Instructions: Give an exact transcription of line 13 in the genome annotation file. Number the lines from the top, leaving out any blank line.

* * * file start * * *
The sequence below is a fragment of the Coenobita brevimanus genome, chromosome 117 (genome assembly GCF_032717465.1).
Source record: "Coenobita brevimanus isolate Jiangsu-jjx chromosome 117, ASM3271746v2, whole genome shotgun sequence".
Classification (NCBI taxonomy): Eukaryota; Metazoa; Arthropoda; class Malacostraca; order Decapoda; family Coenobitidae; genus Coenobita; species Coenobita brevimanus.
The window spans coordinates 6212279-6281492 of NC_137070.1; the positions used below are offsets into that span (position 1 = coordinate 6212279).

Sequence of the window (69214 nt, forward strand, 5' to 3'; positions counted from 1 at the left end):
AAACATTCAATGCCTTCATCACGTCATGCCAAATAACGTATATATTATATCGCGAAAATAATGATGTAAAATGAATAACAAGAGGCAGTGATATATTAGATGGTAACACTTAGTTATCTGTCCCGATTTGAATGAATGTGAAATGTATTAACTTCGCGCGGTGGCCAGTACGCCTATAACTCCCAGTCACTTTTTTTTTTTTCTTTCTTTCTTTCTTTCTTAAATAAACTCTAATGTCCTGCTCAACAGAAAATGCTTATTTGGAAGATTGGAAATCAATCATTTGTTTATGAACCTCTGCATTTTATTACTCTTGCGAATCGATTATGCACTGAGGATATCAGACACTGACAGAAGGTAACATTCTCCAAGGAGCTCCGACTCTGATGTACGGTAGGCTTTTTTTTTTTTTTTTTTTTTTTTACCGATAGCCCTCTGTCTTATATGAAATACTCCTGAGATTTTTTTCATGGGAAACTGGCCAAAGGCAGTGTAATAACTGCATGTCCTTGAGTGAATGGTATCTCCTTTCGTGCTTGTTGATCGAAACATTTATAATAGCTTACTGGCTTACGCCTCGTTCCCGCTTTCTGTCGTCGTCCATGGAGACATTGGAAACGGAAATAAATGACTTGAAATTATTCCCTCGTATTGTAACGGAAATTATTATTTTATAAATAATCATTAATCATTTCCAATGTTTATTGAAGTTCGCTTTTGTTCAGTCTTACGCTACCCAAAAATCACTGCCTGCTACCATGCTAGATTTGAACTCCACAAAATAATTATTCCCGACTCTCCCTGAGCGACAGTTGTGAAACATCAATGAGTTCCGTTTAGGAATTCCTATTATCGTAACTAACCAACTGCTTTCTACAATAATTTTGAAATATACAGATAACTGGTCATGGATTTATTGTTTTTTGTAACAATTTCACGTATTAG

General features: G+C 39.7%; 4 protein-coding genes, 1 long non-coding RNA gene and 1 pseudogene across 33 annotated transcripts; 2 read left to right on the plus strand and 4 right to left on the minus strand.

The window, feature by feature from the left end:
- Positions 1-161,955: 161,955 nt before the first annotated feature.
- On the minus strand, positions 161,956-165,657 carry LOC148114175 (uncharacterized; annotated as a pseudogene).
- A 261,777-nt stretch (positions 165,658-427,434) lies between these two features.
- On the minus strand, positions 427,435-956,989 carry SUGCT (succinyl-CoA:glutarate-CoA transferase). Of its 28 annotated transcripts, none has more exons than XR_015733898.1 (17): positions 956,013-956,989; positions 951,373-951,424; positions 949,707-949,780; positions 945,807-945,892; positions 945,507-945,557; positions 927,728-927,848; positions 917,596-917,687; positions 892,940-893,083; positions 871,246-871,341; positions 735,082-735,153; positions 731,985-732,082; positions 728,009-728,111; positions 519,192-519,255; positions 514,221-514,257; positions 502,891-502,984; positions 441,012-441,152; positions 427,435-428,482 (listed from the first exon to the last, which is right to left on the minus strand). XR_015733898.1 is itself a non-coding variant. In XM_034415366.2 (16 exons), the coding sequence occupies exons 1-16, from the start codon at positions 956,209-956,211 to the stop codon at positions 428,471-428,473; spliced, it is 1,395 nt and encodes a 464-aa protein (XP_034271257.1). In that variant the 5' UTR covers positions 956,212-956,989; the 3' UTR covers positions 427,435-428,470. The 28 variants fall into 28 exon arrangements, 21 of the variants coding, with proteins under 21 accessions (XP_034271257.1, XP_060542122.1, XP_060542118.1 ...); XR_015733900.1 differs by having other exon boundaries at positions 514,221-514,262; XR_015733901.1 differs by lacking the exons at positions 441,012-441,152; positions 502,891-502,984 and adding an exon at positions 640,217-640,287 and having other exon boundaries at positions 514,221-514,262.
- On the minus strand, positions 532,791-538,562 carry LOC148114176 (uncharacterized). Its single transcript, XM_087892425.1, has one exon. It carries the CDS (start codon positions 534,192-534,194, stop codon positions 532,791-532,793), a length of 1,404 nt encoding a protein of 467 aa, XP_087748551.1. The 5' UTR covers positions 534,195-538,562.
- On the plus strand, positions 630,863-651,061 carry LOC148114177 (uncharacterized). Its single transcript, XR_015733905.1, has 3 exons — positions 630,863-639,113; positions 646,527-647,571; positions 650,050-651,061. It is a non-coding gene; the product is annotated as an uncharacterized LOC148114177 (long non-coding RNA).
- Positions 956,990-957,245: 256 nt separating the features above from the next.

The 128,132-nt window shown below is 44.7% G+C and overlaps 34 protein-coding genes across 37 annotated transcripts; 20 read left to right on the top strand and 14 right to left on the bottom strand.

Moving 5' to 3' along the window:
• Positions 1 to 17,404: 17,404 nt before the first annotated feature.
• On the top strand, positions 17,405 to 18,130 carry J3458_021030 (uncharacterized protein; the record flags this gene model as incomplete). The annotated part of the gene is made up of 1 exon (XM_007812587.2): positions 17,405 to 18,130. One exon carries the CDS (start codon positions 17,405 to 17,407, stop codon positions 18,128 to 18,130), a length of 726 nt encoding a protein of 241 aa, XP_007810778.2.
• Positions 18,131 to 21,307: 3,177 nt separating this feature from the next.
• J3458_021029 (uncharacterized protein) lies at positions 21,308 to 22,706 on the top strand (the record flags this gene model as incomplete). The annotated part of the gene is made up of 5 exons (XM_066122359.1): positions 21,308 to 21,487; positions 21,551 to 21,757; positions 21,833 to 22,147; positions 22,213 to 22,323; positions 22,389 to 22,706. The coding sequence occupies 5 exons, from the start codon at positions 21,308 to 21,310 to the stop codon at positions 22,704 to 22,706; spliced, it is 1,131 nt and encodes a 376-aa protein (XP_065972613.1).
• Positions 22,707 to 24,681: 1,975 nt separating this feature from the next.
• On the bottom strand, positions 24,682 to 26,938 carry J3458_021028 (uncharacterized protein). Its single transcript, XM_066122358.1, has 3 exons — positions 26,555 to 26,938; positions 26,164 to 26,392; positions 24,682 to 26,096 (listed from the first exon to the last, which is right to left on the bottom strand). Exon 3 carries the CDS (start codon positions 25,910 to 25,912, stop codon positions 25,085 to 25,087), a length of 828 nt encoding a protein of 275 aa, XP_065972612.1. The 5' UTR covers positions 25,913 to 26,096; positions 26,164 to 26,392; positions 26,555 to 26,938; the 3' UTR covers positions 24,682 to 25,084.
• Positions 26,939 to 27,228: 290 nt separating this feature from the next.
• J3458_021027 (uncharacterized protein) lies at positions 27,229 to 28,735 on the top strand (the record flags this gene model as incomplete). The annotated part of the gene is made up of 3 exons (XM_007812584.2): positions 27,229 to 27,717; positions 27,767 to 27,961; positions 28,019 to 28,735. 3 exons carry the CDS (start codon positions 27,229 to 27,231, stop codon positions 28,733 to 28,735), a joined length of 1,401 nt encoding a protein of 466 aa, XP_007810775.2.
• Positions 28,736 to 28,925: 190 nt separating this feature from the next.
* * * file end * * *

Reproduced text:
- On the minus strand, positions 532,791-538,562 carry LOC148114176 (uncharacterized). Its single transcript, XM_087892425.1, has one exon. It carries the CDS (start codon positions 534,192-534,194, stop codon positions 532,791-532,793), a length of 1,404 nt encoding a protein of 467 aa, XP_087748551.1. The 5' UTR covers positions 534,195-538,562.